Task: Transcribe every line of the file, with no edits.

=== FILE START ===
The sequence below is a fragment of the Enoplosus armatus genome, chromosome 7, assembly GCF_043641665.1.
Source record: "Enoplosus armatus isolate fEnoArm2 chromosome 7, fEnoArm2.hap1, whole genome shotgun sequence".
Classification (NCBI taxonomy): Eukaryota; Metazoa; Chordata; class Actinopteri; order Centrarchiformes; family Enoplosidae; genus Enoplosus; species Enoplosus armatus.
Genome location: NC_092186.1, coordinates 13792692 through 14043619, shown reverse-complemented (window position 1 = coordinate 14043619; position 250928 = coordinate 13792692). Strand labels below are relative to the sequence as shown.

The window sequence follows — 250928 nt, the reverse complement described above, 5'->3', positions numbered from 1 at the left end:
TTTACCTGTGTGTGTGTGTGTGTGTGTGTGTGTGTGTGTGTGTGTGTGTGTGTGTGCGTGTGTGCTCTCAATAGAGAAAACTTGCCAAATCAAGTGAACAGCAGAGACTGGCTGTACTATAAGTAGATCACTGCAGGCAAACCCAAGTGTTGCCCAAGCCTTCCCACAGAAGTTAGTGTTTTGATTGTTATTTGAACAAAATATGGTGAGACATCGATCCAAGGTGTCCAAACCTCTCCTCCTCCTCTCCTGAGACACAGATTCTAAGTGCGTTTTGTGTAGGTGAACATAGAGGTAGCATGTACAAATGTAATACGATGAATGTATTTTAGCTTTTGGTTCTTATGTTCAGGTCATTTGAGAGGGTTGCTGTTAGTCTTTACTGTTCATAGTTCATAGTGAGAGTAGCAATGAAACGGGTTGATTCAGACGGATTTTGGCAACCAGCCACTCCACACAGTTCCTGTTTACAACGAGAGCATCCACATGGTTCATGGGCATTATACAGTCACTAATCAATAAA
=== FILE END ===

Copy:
The sequence below is a fragment of the Enoplosus armatus genome, chromosome 7, assembly GCF_043641665.1.
Source record: "Enoplosus armatus isolate fEnoArm2 chromosome 7, fEnoArm2.hap1, whole genome shotgun sequence".
Classification (NCBI taxonomy): Eukaryota; Metazoa; Chordata; class Actinopteri; order Centrarchiformes; family Enoplosidae; genus Enoplosus; species Enoplosus armatus.
Genome location: NC_092186.1, coordinates 13792692 through 14043619, shown reverse-complemented (window position 1 = coordinate 14043619; position 250928 = coordinate 13792692). Strand labels below are relative to the sequence as shown.

The window sequence follows — 250928 nt, the reverse complement described above, 5'->3', positions numbered from 1 at the left end:
TTTACCTGTGTGTGTGTGTGTGTGTGTGTGTGTGTGTGTGTGTGTGTGTGTGTGTGCGTGTGTGCTCTCAATAGAGAAAACTTGCCAAATCAAGTGAACAGCAGAGACTGGCTGTACTATAAGTAGATCACTGCAGGCAAACCCAAGTGTTGCCCAAGCCTTCCCACAGAAGTTAGTGTTTTGATTGTTATTTGAACAAAATATGGTGAGACATCGATCCAAGGTGTCCAAACCTCTCCTCCTCCTCTCCTGAGACACAGATTCTAAGTGCGTTTTGTGTAGGTGAACATAGAGGTAGCATGTACAAATGTAATACGATGAATGTATTTTAGCTTTTGGTTCTTATGTTCAGGTCATTTGAGAGGGTTGCTGTTAGTCTTTACTGTTCATAGTTCATAGTGAGAGTAGCAATGAAACGGGTTGATTCAGACGGATTTTGGCAACCAGCCACTCCACACAGTTCCTGTTTACAACGAGAGCATCCACATGGTTCATGGGCATTATACAGTCACTAATCAATAAA